CYIiIlQXfiCgI CQQIlg tfl which is imperforate, surrqunds ec e fzt o ame u e d i sn ,lythere bo iai i uqui nd o as to v d a closure therewith, asshown. The outerend of 26 of flame tube 24, also providing a closure therewith, and the inner end of casing 30 fits snugly within ring H to which it may be welded or otherwise suitably secured. An air flow straightener 32, in the form of an annulus or ring, fits snugly about section 25 of flame tube 24, adjacent the inner end thereof, and extends therefrom outward radially beyond the casing 30. This straightener 32 (Figure 2) is provided with perforations 33 of adequate total area not to objectionably impede free flow of air from space 34, between head 19 and straightener 32, into the space 35 extending about flame tube section 25 between the latter and casing 30. It will be clear, from what has been said, that the space 34 is closed off from space 36 extending about casing 33 between the latter and section I6 of the housing 1.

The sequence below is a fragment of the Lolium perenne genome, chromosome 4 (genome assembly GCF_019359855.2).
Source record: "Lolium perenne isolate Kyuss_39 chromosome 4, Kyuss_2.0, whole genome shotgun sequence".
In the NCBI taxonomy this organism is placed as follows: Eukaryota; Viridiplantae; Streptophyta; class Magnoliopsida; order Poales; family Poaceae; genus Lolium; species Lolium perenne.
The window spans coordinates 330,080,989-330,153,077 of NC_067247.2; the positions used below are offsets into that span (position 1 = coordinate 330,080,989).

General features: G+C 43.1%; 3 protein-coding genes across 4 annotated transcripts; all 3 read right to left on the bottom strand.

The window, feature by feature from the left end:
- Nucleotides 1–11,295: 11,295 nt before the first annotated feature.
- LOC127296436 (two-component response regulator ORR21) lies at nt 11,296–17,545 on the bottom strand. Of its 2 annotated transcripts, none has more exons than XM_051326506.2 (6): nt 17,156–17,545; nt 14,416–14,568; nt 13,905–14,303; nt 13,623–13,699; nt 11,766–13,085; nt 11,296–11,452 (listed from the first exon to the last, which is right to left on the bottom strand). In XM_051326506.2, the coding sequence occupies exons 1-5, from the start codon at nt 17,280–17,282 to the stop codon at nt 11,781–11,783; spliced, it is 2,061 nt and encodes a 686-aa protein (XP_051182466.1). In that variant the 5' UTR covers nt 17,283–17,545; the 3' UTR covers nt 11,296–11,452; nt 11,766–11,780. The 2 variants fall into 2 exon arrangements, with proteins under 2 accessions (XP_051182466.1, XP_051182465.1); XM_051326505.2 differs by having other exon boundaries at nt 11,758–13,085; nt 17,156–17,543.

A perforated annular air flow straightener 31 fits snugly about section 26 of the flame tube 24, adjacent the inner end thereof, and extends radially outward to the inner end of body section l3 of housing 1. An air supply conduit 38 opens into space 35, from which air flows through the straightener 31 (Figure 3) into space 39 between section 25 of the flame tube 24 and the surround ing wall of body section l3 of housing 1. The total area of perforations 31a of air flow straightener 31 is adequate to guard against objectionably impeding free flow of air therethrough into space 39. Section 26 of flame tube 24 defines a secondary combustion space extending outward from the primary combustion space within section 25. Section 26 is provided, for the major portion of its length, with perforations 43 the total area of which is adequate to assure free flow of air therethrough in sufiicient quantity to maintain the flame Within section 26 While also serving as a diluent, as circumstances may require, for cooling the hot products of combustion. The outer portion of section 26 of the flame tube 24 is provided with perforations 4| of greater diameter than the perforations 43, for admission to that portion of section 26 of cooling air. A conduit 42 opens into housing 1 outwardly beyond the primary combustion space within the flame tube 24. This conduit 42 may be connected to a suitable source of combustion gases. In the system of the character above referred to, the conduit 42 is connected to the exhaust of an internal combustion engine for delivering to housing 1 the exhaust gases from the engine for mixing with the combustion gases issuing from the flame tube 24. It is of importance that complete combustion of the fuel supplied to the flame tube be assured, in order that the volume, temperature and pressure of the combustion gases issuing therefrom be maintained at the optimum values for most efficient operation. It is important, therefore, that the conduit 42 be so disposed that the entering engine exhaust gases will not quench the flame or retard combustion in the primary combustion space. Preferably, the conduit opens into housing 1 adjacent the outer or outlet end of flame tube 24, between the latter and the discharge end of housing 1, as shown. That arrangement of the conduit 42 is also of importance in that it is conducive to flexibility of control of the temperature of the gases delivered to the gas turbine, as will appear more fully later.